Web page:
(HealthDay News) — Vaccination with the BNT162b2 mRNA vaccine against severe acute respiratory syndrome coronavirus 2 (SARS-CoV-2) is associated with an increased risk for myocarditis and lymphadenopathy, according to a study published online in the New England Journal of Medicine.
Noam Barda, MD, from Clalit Research Institute in Tel Aviv, Israel, and colleagues examined the safety of the BNT162b2 mRNA vaccine with respect to a broad range of potential adverse events using data from the largest health care organization in Israel. For each potential adverse event, vaccinated persons were matched to unvaccinated persons according to sociodemographic and clinical variables. At 42 days after vaccination, risk ratio and risk differences were derived. A similar analysis was performed involving SARS-CoV-2-infected persons matched with uninfected persons.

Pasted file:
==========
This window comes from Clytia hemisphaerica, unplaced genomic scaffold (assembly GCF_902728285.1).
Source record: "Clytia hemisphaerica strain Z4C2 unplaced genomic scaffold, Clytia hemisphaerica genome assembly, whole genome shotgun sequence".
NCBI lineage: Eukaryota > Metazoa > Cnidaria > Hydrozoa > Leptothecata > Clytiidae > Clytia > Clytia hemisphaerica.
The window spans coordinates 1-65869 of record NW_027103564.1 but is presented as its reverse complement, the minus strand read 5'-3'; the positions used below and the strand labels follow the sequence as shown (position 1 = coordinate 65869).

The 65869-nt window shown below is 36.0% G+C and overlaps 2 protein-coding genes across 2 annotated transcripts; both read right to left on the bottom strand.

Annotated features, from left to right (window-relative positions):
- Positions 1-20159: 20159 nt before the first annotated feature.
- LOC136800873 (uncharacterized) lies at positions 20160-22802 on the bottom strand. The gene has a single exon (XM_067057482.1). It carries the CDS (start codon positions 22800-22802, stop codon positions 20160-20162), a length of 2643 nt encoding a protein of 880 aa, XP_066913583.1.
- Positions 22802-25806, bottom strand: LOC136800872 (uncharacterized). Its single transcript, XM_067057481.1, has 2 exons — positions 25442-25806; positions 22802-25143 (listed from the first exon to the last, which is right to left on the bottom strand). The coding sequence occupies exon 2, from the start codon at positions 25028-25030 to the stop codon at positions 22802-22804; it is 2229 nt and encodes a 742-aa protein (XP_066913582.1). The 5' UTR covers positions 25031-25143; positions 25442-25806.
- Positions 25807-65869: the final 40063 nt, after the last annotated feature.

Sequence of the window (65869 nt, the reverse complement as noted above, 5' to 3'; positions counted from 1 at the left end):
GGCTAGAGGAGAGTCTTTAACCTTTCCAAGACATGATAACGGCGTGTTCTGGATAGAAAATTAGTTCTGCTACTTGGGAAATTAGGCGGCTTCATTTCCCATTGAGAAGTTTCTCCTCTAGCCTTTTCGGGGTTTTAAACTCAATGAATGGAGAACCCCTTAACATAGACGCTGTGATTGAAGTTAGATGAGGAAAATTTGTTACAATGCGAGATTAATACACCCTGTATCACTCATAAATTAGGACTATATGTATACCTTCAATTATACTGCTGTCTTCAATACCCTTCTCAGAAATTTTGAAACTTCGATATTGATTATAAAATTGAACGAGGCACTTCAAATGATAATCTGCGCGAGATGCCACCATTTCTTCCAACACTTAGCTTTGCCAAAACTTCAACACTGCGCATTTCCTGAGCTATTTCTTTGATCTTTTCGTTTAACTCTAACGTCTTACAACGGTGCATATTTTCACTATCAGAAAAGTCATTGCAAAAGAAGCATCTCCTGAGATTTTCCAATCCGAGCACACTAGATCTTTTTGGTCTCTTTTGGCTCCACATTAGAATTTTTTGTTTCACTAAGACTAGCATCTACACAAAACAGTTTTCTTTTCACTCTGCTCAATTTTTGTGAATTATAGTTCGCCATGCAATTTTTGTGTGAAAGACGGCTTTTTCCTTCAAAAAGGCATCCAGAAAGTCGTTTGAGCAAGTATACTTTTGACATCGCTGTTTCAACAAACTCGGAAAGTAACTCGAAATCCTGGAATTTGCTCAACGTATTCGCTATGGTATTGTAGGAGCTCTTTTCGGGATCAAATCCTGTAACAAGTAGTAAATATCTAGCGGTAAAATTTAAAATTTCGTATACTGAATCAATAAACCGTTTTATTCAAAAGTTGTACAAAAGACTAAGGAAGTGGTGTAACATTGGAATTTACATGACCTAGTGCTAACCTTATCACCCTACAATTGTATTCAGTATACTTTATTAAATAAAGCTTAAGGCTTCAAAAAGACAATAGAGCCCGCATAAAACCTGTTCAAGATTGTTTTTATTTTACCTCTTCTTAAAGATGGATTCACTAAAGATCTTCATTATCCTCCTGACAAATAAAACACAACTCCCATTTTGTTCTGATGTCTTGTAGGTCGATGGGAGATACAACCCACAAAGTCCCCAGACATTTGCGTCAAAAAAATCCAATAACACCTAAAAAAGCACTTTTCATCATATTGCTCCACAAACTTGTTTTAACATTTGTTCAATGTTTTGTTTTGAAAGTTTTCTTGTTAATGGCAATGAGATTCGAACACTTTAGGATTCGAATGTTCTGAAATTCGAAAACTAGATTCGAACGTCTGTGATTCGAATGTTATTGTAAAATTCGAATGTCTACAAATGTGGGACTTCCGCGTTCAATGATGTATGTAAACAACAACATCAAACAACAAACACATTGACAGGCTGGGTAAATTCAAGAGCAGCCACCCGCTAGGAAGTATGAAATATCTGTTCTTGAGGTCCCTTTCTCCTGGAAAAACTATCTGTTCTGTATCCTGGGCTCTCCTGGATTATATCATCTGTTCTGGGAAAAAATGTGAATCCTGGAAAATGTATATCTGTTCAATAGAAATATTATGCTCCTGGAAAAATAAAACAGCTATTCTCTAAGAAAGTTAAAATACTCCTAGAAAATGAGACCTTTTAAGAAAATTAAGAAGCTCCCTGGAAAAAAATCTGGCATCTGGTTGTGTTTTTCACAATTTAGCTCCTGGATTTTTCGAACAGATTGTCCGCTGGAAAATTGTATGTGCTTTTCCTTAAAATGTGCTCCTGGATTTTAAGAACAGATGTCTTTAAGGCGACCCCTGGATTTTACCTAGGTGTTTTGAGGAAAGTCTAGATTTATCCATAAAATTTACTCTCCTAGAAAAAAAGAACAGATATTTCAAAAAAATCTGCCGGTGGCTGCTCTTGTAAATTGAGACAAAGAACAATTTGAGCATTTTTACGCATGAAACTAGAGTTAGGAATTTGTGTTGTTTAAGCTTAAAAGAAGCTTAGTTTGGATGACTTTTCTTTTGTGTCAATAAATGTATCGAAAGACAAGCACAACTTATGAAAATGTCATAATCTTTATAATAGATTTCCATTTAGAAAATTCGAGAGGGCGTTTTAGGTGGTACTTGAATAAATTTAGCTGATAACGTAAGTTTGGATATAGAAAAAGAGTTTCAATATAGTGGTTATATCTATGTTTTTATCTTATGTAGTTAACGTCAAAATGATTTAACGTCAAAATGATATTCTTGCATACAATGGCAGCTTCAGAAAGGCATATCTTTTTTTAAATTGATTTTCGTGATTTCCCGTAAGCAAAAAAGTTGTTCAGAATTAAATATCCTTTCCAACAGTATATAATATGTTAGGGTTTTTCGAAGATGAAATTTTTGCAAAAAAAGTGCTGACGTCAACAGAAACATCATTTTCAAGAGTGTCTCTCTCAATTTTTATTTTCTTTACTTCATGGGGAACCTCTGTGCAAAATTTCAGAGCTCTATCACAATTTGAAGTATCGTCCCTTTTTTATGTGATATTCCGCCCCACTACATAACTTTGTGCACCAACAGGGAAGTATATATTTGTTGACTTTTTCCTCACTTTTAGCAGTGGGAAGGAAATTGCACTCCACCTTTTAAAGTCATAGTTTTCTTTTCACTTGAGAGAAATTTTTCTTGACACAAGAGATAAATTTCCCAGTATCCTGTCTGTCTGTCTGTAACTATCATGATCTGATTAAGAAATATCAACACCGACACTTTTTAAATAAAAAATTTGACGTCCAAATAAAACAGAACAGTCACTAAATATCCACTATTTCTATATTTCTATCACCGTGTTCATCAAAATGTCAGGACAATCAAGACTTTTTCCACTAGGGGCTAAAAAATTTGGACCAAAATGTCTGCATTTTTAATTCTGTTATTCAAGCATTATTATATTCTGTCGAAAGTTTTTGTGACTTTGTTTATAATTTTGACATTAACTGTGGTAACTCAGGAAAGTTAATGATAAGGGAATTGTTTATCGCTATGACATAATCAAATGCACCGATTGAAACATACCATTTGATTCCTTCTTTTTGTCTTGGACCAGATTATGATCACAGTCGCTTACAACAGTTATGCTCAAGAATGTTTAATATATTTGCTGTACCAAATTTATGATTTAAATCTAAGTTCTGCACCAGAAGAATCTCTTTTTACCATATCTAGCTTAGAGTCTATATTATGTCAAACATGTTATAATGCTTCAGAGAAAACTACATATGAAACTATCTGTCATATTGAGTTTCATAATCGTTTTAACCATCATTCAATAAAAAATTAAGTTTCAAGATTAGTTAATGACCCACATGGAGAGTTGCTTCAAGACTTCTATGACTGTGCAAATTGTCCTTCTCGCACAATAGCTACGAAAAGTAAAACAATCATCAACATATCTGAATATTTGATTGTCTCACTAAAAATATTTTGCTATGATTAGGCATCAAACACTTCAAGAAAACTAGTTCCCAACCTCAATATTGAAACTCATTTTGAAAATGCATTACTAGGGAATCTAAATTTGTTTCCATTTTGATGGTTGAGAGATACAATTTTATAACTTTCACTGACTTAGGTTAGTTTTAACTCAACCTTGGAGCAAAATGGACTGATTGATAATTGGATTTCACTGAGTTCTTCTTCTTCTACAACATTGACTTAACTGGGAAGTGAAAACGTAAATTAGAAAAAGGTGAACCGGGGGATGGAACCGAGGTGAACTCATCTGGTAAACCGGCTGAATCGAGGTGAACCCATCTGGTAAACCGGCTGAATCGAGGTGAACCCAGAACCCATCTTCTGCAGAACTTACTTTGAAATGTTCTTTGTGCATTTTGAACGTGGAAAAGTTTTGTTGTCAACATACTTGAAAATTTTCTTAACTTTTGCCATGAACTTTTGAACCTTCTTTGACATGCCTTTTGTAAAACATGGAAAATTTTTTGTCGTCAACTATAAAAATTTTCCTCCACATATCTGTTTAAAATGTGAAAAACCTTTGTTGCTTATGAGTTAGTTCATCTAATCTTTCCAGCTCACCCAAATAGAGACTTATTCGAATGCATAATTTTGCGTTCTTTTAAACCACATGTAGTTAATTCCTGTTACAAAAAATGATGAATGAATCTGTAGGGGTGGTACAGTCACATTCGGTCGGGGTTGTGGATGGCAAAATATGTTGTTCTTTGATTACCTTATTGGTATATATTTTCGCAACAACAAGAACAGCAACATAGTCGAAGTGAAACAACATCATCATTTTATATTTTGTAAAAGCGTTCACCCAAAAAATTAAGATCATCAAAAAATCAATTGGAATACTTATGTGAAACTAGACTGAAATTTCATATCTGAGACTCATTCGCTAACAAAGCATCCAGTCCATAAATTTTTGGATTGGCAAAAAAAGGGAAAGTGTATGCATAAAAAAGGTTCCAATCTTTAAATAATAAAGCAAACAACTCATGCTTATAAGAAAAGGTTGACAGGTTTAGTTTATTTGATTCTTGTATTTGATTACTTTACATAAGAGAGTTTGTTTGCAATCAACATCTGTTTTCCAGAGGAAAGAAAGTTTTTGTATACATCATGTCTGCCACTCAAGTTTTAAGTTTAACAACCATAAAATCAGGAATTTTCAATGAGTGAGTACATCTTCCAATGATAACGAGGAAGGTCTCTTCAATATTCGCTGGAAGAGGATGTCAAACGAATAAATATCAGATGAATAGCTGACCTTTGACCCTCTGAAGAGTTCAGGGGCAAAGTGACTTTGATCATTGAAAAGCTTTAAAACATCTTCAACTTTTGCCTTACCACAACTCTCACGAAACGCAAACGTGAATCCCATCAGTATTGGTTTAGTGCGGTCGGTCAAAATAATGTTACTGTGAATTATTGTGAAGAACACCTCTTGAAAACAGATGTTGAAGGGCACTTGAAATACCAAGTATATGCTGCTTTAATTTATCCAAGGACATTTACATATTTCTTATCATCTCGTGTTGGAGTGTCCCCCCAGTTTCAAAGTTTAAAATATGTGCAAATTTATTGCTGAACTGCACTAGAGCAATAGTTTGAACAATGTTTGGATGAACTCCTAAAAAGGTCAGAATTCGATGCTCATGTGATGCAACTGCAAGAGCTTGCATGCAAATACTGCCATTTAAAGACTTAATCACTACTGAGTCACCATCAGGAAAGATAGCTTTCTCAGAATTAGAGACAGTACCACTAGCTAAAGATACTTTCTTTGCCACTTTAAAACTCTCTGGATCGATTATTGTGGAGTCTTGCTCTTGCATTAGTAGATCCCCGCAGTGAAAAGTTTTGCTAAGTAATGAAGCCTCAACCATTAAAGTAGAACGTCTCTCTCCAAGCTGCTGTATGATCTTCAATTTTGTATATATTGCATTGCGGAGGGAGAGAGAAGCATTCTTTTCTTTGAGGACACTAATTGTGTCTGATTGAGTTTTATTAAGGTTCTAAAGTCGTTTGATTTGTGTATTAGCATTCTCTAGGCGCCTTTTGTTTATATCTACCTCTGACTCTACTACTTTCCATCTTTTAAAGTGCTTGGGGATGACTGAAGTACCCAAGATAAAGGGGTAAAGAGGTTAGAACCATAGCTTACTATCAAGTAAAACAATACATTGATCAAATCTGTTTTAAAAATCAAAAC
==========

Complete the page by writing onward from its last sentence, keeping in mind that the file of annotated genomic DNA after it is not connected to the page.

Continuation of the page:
The researchers found that the vaccinated and control groups included a mean of 884,828 persons each in the vaccination analysis. Vaccination was most strongly associated with increased risk for myocarditis (risk ratio, 3.24; risk difference, 2.7 events per 100,000 persons) and lymphadenopathy, appendicitis, and herpes zoster infection (risk ratios, 2.43, 1.40, and 1.43, respectively). SARS-CoV-2 infection correlated with an increased myocarditis risk (risk ratio, 18.28; risk difference, 11.0 events per 100,000 persons) and other serious adverse events, including pericarditis, arrhythmia, deep vein thrombosis, pulmonary embolism, myocardial infarction, intracranial hemorrhage, and thrombocytopenia.
“These findings help to shed light on the short- and medium-term risks of the vaccine and place them in clinical context,” the authors write.
Several authors disclosed financial ties to pharmaceutical companies, including Pfizer, the manufacturer of the BNT162b2 mRNA vaccine.